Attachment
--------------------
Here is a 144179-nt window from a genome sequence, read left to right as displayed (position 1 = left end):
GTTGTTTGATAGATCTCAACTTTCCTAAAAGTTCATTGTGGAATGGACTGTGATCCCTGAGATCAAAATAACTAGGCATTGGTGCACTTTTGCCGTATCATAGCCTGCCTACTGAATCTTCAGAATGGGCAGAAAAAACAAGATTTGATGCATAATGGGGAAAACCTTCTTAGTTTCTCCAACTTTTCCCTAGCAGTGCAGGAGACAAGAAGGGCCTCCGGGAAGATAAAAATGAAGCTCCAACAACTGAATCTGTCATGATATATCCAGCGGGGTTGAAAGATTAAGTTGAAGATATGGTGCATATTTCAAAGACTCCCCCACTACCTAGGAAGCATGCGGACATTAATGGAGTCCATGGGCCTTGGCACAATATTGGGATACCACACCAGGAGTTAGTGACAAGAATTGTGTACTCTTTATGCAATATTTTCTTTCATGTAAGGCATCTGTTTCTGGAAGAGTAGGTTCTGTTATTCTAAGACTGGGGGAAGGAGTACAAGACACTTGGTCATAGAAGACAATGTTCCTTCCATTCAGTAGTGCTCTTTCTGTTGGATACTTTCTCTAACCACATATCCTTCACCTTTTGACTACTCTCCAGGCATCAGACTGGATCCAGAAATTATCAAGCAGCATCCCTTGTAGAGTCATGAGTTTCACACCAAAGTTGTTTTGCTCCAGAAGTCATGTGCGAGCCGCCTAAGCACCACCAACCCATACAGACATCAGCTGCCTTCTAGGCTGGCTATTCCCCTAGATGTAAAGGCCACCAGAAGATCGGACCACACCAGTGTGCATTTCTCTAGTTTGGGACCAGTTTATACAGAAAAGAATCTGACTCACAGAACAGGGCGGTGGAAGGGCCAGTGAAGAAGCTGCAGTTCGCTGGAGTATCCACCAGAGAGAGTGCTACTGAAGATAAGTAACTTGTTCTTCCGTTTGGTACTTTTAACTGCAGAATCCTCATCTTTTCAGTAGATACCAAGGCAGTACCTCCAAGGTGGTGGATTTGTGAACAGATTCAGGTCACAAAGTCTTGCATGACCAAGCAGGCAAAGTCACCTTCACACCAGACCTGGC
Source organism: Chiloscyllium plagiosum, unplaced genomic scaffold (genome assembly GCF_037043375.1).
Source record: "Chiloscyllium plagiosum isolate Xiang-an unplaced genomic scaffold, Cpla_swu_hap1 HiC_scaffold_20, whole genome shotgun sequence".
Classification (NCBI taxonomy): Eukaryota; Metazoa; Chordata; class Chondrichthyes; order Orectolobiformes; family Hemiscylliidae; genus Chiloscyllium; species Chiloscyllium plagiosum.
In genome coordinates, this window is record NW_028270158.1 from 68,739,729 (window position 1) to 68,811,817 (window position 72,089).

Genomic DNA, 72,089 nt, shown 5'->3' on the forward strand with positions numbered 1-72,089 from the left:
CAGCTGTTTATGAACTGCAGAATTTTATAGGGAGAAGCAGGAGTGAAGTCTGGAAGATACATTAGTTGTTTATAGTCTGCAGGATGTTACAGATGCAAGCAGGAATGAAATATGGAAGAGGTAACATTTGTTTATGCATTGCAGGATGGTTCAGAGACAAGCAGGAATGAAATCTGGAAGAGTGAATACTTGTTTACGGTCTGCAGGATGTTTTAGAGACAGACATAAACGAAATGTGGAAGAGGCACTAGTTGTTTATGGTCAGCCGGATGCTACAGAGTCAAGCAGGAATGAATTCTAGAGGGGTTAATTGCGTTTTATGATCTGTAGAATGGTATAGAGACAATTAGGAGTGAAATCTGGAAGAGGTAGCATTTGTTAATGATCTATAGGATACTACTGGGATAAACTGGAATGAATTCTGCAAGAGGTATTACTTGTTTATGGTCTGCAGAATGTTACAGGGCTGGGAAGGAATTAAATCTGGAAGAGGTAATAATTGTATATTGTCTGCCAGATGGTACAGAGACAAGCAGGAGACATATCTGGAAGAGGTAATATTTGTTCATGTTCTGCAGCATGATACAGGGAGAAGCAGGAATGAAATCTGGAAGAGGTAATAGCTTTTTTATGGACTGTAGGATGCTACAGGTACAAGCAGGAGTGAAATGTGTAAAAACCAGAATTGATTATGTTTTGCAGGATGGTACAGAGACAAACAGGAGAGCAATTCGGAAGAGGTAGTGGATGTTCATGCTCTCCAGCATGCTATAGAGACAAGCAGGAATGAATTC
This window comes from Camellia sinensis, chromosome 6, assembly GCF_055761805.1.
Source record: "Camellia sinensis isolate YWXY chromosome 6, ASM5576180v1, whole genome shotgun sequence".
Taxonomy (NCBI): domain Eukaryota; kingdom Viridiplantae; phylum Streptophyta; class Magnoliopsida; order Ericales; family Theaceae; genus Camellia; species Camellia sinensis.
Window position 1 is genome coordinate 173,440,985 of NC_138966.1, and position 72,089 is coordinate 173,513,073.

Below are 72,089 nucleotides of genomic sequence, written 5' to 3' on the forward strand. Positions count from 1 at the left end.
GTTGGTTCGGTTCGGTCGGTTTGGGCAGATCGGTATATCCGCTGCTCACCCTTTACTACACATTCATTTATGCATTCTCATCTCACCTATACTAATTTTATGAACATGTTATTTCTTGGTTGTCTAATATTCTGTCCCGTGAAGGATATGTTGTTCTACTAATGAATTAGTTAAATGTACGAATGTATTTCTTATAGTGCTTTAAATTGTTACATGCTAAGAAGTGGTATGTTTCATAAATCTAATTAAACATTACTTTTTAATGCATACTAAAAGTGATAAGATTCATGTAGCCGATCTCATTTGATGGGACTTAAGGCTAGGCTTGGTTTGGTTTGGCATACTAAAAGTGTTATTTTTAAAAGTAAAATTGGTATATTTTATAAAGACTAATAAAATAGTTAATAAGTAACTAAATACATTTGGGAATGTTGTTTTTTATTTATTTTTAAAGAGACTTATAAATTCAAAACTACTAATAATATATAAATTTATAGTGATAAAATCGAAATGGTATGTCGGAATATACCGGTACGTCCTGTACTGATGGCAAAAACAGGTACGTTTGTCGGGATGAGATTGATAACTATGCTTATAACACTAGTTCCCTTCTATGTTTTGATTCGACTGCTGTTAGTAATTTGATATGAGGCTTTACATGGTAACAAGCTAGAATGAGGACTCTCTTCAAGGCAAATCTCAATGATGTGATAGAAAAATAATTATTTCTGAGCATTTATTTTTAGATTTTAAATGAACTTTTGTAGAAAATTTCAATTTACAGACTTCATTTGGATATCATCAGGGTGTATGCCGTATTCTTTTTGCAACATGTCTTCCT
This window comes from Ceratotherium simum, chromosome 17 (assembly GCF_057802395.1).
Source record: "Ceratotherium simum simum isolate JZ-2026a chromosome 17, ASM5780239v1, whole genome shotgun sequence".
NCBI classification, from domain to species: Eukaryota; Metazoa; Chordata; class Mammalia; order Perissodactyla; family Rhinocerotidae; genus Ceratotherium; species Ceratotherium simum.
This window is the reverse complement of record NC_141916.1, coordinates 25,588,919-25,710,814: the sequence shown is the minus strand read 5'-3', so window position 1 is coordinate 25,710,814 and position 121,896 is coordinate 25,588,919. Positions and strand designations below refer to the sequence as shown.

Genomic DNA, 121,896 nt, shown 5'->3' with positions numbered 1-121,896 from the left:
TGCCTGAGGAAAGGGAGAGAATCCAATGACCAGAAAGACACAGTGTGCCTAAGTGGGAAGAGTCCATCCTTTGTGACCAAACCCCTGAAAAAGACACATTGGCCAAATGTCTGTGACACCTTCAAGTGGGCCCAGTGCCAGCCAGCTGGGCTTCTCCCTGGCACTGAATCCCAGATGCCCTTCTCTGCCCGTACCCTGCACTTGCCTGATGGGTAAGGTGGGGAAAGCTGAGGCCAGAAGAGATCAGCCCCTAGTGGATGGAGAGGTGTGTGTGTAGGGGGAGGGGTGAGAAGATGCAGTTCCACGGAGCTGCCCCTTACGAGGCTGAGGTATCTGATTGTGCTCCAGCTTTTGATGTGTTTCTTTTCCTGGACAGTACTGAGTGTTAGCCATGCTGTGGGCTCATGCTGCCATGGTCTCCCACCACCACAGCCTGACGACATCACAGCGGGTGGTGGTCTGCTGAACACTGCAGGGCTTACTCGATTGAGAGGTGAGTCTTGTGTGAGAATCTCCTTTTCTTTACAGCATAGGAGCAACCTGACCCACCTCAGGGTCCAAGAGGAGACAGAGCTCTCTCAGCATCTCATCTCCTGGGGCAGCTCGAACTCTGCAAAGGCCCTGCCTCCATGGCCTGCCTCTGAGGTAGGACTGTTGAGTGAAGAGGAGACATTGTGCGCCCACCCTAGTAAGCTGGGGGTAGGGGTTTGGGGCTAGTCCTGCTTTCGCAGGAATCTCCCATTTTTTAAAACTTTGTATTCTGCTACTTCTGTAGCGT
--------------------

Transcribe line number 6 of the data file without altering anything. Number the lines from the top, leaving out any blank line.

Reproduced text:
In genome coordinates, this window is record NW_028270158.1 from 68,739,729 (window position 1) to 68,811,817 (window position 72,089).